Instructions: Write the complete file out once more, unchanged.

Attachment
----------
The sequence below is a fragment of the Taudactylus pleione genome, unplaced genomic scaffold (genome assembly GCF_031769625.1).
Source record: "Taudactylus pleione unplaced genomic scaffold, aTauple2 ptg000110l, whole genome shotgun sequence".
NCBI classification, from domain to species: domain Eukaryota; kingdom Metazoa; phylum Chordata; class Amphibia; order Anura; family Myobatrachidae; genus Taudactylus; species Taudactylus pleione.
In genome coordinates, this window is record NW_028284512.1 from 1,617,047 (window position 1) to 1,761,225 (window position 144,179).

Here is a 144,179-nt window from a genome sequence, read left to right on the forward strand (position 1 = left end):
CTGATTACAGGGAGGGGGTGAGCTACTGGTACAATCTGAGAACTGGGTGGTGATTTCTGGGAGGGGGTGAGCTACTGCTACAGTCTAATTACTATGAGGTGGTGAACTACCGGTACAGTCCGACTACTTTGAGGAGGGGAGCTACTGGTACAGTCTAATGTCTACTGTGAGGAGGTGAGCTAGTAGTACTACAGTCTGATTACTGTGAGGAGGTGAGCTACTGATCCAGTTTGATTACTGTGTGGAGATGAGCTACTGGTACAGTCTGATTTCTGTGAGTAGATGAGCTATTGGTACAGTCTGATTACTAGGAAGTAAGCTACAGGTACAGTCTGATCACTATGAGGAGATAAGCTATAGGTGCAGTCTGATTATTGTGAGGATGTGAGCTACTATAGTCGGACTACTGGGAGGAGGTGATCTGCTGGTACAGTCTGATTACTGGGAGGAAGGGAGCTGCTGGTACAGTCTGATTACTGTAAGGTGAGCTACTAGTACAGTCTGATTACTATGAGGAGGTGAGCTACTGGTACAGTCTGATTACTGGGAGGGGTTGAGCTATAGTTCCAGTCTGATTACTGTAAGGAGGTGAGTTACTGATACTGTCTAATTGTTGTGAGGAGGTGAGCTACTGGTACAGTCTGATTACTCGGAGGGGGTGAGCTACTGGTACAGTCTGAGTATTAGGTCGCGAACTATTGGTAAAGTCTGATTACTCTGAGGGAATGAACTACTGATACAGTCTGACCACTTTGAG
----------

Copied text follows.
The sequence below is a fragment of the Taudactylus pleione genome, unplaced genomic scaffold (genome assembly GCF_031769625.1).
Source record: "Taudactylus pleione unplaced genomic scaffold, aTauple2 ptg000110l, whole genome shotgun sequence".
NCBI classification, from domain to species: domain Eukaryota; kingdom Metazoa; phylum Chordata; class Amphibia; order Anura; family Myobatrachidae; genus Taudactylus; species Taudactylus pleione.
In genome coordinates, this window is record NW_028284512.1 from 1,617,047 (window position 1) to 1,761,225 (window position 144,179).

Here is a 144,179-nt window from a genome sequence, read left to right on the forward strand (position 1 = left end):
CTGATTACAGGGAGGGGGTGAGCTACTGGTACAATCTGAGAACTGGGTGGTGATTTCTGGGAGGGGGTGAGCTACTGCTACAGTCTAATTACTATGAGGTGGTGAACTACCGGTACAGTCCGACTACTTTGAGGAGGGGAGCTACTGGTACAGTCTAATGTCTACTGTGAGGAGGTGAGCTAGTAGTACTACAGTCTGATTACTGTGAGGAGGTGAGCTACTGATCCAGTTTGATTACTGTGTGGAGATGAGCTACTGGTACAGTCTGATTTCTGTGAGTAGATGAGCTATTGGTACAGTCTGATTACTAGGAAGTAAGCTACAGGTACAGTCTGATCACTATGAGGAGATAAGCTATAGGTGCAGTCTGATTATTGTGAGGATGTGAGCTACTATAGTCGGACTACTGGGAGGAGGTGATCTGCTGGTACAGTCTGATTACTGGGAGGAAGGGAGCTGCTGGTACAGTCTGATTACTGTAAGGTGAGCTACTAGTACAGTCTGATTACTATGAGGAGGTGAGCTACTGGTACAGTCTGATTACTGGGAGGGGTTGAGCTATAGTTCCAGTCTGATTACTGTAAGGAGGTGAGTTACTGATACTGTCTAATTGTTGTGAGGAGGTGAGCTACTGGTACAGTCTGATTACTCGGAGGGGGTGAGCTACTGGTACAGTCTGAGTATTAGGTCGCGAACTATTGGTAAAGTCTGATTACTCTGAGGGAATGAACTACTGATACAGTCTGACCACTTTGAG